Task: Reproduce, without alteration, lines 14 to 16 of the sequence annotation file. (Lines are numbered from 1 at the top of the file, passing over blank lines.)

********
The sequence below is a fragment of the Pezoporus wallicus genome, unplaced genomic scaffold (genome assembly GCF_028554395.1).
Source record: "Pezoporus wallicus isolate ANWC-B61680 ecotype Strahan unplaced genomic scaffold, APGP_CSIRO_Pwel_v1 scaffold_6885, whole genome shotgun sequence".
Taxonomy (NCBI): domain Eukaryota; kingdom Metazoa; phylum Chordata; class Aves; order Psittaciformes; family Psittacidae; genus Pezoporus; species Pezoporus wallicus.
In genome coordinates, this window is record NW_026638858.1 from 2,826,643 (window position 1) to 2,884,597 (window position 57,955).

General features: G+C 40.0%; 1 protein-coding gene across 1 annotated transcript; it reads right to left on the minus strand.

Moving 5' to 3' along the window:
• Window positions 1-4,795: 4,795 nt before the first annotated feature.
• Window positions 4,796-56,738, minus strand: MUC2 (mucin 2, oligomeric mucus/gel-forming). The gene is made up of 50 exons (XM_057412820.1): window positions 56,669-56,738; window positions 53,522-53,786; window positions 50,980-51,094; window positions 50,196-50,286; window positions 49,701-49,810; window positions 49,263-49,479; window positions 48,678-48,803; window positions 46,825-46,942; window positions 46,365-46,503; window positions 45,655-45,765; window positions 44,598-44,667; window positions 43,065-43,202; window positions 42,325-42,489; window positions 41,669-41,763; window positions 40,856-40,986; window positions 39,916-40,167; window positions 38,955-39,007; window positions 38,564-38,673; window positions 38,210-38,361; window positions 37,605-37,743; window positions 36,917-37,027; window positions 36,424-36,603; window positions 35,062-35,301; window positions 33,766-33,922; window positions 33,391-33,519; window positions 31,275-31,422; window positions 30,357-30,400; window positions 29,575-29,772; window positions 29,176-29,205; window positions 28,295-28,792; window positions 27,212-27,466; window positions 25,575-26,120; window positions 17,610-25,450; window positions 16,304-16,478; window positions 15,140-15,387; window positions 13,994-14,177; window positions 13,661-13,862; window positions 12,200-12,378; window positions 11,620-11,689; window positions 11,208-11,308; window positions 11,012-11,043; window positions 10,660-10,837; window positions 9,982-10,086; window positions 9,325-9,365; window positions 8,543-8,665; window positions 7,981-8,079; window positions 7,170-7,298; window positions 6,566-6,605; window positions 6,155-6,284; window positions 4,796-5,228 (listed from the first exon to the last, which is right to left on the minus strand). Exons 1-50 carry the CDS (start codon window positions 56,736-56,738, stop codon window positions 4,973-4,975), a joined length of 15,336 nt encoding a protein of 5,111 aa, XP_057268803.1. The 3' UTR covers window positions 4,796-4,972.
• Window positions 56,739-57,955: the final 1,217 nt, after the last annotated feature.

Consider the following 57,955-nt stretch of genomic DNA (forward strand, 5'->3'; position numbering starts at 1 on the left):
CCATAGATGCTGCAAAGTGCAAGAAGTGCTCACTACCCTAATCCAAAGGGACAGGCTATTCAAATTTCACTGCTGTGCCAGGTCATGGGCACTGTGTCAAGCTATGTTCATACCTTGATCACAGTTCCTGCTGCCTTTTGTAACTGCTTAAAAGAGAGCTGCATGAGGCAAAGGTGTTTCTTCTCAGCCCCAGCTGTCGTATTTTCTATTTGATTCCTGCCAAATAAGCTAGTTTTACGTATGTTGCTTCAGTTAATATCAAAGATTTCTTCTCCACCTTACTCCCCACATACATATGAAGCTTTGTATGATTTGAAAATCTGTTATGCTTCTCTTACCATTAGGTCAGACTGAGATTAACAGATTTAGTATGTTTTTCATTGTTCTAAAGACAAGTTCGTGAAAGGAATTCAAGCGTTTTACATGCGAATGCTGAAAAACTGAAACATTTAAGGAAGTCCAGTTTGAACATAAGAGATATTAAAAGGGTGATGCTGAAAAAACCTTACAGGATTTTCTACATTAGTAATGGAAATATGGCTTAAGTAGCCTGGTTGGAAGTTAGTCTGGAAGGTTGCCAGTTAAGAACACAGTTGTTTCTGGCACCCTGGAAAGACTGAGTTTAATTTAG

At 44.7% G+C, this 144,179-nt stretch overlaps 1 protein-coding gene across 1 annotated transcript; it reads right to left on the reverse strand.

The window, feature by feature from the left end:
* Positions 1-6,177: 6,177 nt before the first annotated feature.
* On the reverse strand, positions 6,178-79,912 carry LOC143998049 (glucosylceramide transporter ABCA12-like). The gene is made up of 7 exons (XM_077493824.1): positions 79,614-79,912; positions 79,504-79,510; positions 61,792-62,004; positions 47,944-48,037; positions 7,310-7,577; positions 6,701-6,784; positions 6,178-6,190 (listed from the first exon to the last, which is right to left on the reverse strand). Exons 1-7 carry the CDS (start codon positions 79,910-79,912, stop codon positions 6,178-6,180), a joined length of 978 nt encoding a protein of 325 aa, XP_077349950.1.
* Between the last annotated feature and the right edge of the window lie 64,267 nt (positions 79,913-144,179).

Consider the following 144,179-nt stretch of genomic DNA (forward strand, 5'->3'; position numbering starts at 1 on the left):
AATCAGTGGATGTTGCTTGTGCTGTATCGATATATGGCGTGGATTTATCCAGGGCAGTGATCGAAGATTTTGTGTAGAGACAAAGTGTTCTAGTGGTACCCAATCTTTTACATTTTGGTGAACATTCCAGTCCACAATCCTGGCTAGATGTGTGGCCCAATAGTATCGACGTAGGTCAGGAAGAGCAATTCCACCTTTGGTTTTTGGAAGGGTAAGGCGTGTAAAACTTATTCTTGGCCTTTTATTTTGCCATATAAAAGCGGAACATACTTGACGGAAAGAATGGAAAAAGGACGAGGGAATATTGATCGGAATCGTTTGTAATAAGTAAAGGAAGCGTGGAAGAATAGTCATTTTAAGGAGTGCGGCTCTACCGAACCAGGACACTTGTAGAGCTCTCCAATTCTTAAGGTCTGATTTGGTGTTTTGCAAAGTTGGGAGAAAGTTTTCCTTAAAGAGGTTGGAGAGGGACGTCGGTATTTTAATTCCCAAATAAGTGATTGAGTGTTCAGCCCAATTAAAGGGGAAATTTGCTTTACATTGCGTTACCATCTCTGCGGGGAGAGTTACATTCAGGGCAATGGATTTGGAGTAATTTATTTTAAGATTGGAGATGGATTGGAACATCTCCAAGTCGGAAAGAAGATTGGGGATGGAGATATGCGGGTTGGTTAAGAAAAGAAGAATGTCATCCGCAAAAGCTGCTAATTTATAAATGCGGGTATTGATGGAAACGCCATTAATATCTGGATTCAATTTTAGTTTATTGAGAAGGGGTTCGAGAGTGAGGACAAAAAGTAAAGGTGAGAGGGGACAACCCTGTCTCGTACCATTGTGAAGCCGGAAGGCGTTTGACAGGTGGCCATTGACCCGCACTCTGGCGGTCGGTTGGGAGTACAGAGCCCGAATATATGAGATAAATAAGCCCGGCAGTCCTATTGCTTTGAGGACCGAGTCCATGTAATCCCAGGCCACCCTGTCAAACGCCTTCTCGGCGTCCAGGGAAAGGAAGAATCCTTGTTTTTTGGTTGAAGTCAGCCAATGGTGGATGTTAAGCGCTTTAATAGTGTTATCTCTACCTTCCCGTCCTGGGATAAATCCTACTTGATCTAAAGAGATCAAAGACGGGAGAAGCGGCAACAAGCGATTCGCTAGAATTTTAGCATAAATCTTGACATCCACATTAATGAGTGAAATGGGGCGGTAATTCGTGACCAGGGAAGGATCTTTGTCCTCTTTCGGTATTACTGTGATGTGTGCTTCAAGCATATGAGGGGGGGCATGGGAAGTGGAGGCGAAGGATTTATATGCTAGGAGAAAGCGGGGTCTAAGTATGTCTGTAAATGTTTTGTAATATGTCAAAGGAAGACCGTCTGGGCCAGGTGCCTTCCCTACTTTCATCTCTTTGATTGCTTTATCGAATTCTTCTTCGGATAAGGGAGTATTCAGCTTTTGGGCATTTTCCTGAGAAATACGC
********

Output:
* Positions 1-6,177: 6,177 nt before the first annotated feature.
* On the reverse strand, positions 6,178-79,912 carry LOC143998049 (glucosylceramide transporter ABCA12-like). The gene is made up of 7 exons (XM_077493824.1): positions 79,614-79,912; positions 79,504-79,510; positions 61,792-62,004; positions 47,944-48,037; positions 7,310-7,577; positions 6,701-6,784; positions 6,178-6,190 (listed from the first exon to the last, which is right to left on the reverse strand). Exons 1-7 carry the CDS (start codon positions 79,910-79,912, stop codon positions 6,178-6,180), a joined length of 978 nt encoding a protein of 325 aa, XP_077349950.1.
* Between the last annotated feature and the right edge of the window lie 64,267 nt (positions 79,913-144,179).